Little Cottonwood Canyon: After the massive mudslide that occurred in Little Cottonwood Canyon was cleaned up, the canyon was opened back up to the public. Following a significant amount of cleanup at the location where the slide occurred the previous day, State Route 210 reopened to traffic just after 3 o’clock in the afternoon on Wednesday. According to John Gleason, who works for the Utah Department of Transportation, the slide had a width of one hundred feet and a depth of four feet.
“It was a massive slide,” Gleason said in an interview with KUTV 2News. “When you hear the word mudslide, the first thing that comes to mind is probably something flowing and gentle. When it dries, this will be extremely dense and brittle, almost exactly like concrete. Gleason had the following response when asked if there is anything that UDOT can do to stop similar slides from happening in the future: “We’re doing everything that we can in terms of clearing out the culverts and making sure that the water has somewhere to go.
” Having said that, there is only so much that can be done when you have a mudslide of this magnitude, and at that point, the priority shifts to responding as quickly as possible and clearing the road. Before the slide occurred on Tuesday morning, UDOT had already closed the canyon for avalanche control, so there were no cars in the area. According to Gleason, the most important thing to do during this wet runoff season is to try to anticipate difficulties.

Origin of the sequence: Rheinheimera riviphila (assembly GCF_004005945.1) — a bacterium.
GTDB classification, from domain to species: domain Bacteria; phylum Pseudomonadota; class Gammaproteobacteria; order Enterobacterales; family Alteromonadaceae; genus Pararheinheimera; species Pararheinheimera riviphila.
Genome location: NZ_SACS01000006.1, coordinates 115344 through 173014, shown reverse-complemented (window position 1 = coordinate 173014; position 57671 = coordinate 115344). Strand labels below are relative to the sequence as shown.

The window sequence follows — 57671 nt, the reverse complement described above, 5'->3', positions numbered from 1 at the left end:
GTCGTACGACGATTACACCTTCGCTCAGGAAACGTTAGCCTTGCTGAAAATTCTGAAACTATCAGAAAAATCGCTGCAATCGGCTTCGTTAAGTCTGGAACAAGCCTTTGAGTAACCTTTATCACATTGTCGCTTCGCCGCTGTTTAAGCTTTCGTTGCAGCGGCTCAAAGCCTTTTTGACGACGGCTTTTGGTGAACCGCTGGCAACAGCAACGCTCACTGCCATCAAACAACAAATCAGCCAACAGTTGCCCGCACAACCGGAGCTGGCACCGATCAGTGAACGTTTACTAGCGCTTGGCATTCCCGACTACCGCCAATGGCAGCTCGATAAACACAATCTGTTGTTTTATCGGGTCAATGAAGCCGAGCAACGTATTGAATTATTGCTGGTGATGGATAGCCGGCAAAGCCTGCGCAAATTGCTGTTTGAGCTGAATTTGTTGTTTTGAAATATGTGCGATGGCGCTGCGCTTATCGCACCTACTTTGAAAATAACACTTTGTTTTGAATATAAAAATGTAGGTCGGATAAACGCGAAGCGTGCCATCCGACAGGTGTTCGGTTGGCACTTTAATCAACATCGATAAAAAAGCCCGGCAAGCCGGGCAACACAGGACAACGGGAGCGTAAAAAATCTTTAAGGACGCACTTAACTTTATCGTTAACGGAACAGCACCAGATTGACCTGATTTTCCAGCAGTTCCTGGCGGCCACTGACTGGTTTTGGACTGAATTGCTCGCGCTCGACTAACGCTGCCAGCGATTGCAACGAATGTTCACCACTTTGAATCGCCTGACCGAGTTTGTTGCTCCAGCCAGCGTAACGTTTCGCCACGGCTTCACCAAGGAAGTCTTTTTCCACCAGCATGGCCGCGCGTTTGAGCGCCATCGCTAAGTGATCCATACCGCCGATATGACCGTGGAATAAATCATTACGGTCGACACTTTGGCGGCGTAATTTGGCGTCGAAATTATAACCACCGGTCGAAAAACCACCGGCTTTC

Hardy Sherwood got on his bicycle and headed out for a ride on Wednesday afternoon, just below the canyon’s opening. “Just a short ride up,” he replied, “mostly checking out whether my bike is still working after having a winter siesta.” “Just a short ride up.” Sherwood stated that he believes the infrastructure of the canyon might be improved, but that problems like these are unavoidable because of the increased amount of water and the warmer temperature.
“We should be happy we don’t have any more mudslides,” he remarked. When asked if motorists who were already in the canyon should be concerned for their safety, Gleason responded that staff will continue to be diligent in checking circumstances and would re-close the canyon if it was necessary to do so. He remarked, “We’re not going to open the canyon until we’re confident that it’s safe, and that won’t be until we’re absolutely sure.”